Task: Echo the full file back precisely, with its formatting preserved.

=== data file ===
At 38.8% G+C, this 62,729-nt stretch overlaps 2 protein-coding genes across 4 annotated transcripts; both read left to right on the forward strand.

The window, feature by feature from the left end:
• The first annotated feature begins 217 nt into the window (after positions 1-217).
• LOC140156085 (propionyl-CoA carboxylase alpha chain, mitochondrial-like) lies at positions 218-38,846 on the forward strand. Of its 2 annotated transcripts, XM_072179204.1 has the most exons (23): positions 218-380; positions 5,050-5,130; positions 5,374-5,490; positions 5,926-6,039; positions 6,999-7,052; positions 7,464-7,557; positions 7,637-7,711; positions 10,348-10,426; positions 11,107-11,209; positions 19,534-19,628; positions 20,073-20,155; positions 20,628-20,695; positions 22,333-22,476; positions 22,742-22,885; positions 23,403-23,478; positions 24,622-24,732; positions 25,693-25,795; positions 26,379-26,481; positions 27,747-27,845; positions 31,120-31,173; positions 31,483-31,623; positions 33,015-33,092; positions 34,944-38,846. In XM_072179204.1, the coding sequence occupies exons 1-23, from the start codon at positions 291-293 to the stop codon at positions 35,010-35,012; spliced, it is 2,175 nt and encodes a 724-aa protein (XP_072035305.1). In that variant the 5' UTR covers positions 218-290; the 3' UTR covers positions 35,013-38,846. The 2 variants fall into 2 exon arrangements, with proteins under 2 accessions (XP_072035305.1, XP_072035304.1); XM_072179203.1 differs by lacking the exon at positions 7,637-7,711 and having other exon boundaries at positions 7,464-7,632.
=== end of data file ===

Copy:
At 38.8% G+C, this 62,729-nt stretch overlaps 2 protein-coding genes across 4 annotated transcripts; both read left to right on the forward strand.

The window, feature by feature from the left end:
• The first annotated feature begins 217 nt into the window (after positions 1-217).
• LOC140156085 (propionyl-CoA carboxylase alpha chain, mitochondrial-like) lies at positions 218-38,846 on the forward strand. Of its 2 annotated transcripts, XM_072179204.1 has the most exons (23): positions 218-380; positions 5,050-5,130; positions 5,374-5,490; positions 5,926-6,039; positions 6,999-7,052; positions 7,464-7,557; positions 7,637-7,711; positions 10,348-10,426; positions 11,107-11,209; positions 19,534-19,628; positions 20,073-20,155; positions 20,628-20,695; positions 22,333-22,476; positions 22,742-22,885; positions 23,403-23,478; positions 24,622-24,732; positions 25,693-25,795; positions 26,379-26,481; positions 27,747-27,845; positions 31,120-31,173; positions 31,483-31,623; positions 33,015-33,092; positions 34,944-38,846. In XM_072179204.1, the coding sequence occupies exons 1-23, from the start codon at positions 291-293 to the stop codon at positions 35,010-35,012; spliced, it is 2,175 nt and encodes a 724-aa protein (XP_072035305.1). In that variant the 5' UTR covers positions 218-290; the 3' UTR covers positions 35,013-38,846. The 2 variants fall into 2 exon arrangements, with proteins under 2 accessions (XP_072035305.1, XP_072035304.1); XM_072179203.1 differs by lacking the exon at positions 7,637-7,711 and having other exon boundaries at positions 7,464-7,632.